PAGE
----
Mary C. Edlund said in an interview. The diocese, they said, has
established a board on sexual misconduct that follows up on all
accusations of abuse and reports them to the police and child welfare
agencies.

Other areas have been slow to change. In Orange County, Calif., the
Rev. John Lenihan remained a pastor despite having been disciplined by
the diocese for having sex with a teenage girl. Father Lenihan admitted
the abuse to church authorities years later, after the woman had gone
to the police, who recorded a call to her in which he confessed.

The woman, Mary Grant, said the diocese settled a suit that she brought
in 1991, but she was chagrined to hear that Father Lenihan had been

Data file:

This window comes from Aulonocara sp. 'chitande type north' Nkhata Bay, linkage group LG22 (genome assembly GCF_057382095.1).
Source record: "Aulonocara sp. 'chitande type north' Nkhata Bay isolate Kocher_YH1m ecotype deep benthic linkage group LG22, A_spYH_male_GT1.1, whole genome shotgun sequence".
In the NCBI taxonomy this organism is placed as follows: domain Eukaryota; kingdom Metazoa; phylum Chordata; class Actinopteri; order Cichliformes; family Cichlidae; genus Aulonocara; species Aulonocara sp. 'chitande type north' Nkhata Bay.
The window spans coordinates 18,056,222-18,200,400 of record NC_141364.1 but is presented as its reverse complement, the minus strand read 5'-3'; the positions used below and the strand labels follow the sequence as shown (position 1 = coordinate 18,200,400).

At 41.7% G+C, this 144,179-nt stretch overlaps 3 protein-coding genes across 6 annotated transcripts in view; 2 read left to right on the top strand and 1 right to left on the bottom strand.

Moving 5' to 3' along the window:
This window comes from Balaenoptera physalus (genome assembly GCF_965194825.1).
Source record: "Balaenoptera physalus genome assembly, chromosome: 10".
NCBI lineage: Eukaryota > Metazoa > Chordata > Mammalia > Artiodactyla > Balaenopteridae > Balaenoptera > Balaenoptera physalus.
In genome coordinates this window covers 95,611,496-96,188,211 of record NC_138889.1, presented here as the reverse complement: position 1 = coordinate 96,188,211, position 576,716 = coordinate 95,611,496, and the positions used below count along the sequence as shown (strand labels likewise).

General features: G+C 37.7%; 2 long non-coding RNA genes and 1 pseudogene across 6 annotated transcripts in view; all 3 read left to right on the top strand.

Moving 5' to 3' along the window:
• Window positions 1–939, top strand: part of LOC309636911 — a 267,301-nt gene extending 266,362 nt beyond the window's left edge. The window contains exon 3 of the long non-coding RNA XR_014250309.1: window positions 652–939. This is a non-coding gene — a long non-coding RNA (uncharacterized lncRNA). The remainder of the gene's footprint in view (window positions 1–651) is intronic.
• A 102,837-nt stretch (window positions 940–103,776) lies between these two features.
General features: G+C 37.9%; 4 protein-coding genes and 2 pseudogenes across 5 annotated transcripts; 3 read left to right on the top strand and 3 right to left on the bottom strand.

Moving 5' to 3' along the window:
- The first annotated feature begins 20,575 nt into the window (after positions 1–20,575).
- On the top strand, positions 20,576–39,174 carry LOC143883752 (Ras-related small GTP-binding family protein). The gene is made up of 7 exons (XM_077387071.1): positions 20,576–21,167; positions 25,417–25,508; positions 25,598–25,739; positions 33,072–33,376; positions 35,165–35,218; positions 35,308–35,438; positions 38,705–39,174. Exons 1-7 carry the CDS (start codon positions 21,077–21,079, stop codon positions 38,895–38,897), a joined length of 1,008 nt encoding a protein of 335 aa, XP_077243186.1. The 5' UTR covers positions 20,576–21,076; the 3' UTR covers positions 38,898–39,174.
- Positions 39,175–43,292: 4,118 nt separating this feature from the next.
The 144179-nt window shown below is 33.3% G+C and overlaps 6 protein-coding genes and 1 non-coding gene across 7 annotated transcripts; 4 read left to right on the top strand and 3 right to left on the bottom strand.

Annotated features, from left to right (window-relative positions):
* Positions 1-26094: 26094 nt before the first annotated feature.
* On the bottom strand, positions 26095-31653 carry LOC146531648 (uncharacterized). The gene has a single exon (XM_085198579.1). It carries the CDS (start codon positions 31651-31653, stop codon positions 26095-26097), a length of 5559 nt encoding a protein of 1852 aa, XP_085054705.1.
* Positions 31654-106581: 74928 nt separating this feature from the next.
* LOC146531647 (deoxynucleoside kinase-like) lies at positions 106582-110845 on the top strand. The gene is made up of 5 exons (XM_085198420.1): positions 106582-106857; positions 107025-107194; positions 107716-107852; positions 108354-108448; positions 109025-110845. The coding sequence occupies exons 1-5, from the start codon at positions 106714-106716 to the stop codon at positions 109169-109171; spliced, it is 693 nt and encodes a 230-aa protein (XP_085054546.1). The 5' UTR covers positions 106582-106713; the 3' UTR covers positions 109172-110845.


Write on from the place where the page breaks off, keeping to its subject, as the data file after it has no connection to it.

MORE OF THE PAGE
reassigned to some large parishes. To expose his past, she picketed
outside those parishes with a support group.

Father Lenihan was removed from St. Edward Church in Dana Point by
Bishop Tod D. Brown in September after a columnist for The Los Angeles
Times wrote about a "Father X" who was struggling to remain celibate
after having been disciplined for sexual contact with a teenager and
other women.

Priests and the church are rarely prosecuted because many states have
statutes of limitations. In some states, a person making abuse
accusations has to sue before turning 20. In others, people can file
within two years of finding the abuse has damaged their lives.

"I wish I could tell you that these diocesan policies make a
difference, but they're really worthless," said David Clohessy,
national director of the Survivors Network of Those Abused by Priests.
"I think the reason they're worthless is if you look at the origin of
them, most were drawn up at the insistence of the insurance company and
at the urging of P.R. people when a diocese is in crisis."